close to listen. Once, John and Mary hid under the table while the
story-telling was in progress. As the story reached its climax the
imagery was suddenly too much to bear and they simultaneously let
out a howl of fright and burst into tears. The effect on the
superstitious elders may well be imagined!
Nan’s love of a good story may well have been born out of
the telling of such stories. Although not a fluent speaker of the
Gaelic herself she sometimes quoted snippets, -- a bit of poetry, an
old saying or a song.
The first major change in Nan’s
life occurred in 1907 when the family left Silverhope and moved to Auckland. The kist, the wicker baskets and the
portmanteaux were packed and Nan,
with her parents and sisters Lillie, Jessie and Katie, boarded the
train at Silverhope and travelled to New Plymouth where they took a
coastal boat to Onehunga. Nan never forgot that journey and the fact that they had
had to take their food with them.
The MacLean’s new home was in
Rosebank Road, Avondale. It was a large,
sprawling house set in five acres near the present Avondale
racecourse and just along the road from St Ninians Presbyterian
Church where Nan’s uncle, the Rev.
Alex MacLean, was the minister at the time.
Much of her life over the next few years was to revolve
around the church as the two families were very close. Her uncle was
an earnest preacher in the traditional Gaelic-speaking Presbyterian
sense. In Nan’s eyes his sermons
set the standard for all time, few, if any, ministers met in later
life measuring up. She often claimed that there were times when she
was expected to be at church five times on a Sunday. She sang in the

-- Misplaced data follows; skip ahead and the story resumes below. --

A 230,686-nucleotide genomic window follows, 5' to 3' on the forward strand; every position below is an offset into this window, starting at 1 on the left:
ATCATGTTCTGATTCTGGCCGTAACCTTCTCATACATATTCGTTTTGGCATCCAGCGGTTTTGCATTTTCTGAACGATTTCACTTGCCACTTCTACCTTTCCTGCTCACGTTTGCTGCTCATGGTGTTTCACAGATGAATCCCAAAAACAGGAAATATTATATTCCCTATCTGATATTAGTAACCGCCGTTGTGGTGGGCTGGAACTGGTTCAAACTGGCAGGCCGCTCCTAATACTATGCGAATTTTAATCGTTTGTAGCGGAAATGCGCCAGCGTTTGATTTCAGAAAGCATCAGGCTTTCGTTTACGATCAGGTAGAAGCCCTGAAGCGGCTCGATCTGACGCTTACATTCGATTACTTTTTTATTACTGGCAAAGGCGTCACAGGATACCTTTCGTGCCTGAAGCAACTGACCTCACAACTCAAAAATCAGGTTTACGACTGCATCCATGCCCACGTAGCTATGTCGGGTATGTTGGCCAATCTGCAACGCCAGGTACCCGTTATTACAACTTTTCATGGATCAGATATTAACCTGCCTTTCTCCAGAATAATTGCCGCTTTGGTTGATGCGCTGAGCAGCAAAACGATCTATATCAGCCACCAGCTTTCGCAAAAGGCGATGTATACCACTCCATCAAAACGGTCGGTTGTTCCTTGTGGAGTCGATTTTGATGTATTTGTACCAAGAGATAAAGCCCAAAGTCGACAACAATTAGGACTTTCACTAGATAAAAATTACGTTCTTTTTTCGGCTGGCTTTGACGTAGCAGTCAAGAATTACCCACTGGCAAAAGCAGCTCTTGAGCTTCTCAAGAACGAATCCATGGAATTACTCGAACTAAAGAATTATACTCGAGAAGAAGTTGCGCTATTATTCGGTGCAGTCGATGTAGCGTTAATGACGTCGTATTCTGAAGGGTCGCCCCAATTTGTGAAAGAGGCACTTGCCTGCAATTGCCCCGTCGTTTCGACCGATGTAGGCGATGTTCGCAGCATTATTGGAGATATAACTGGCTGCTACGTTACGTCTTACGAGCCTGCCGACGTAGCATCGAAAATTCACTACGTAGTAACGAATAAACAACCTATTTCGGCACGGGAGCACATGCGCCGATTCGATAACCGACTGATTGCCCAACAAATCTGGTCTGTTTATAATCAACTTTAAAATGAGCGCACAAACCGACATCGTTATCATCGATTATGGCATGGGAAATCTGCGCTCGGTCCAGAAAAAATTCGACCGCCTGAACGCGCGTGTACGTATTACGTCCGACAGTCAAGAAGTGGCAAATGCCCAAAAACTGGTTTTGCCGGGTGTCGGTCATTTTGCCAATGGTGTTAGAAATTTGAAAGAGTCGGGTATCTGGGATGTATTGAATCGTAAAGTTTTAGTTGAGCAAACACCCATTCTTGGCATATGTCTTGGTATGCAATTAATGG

choir and sometimes played the organ. Whenever she had any say in
the matter she would choose the shortest hymns for the evening
service and play them as quickly as she dared so that she and the
other young girls could skedaddle down the street to meet the
Methodist boys at the corner as they came out from their church.
The parish of Avondale included a number of wide-spread
preaching places in West Auckland.
The minister’s horse and trap were often to be seen carrying him to
one or other of them for the evening service. Taking the reins was a
smartly-dressed, auburn-haired teenager.
It was Nan’s desire to
become a lawyer, a somewhat unrealistic ambition for those days and
one that was unfulfilled. Following her sister Mary who was a nurse Nan began training at a private hospital in Symonds Street.
However family circumstances prevented her from finishing the
In 1915 her father died and before World War 1 was over three
of her four brothers had been killed in action. The home in
was sold. By 1919 Nan and her
mother had moved to a smaller home in Queen’s Ave, Balmoral, just
off Dominion Road.
Donald Robertson, a cousin, returned from active service in France and came to live with Nan and her mother. Nan
and Donald had been good friends from childhood days and when Donald
had left New Zealand to
serve overseas he had given her his motor-car. Gordon Robertson,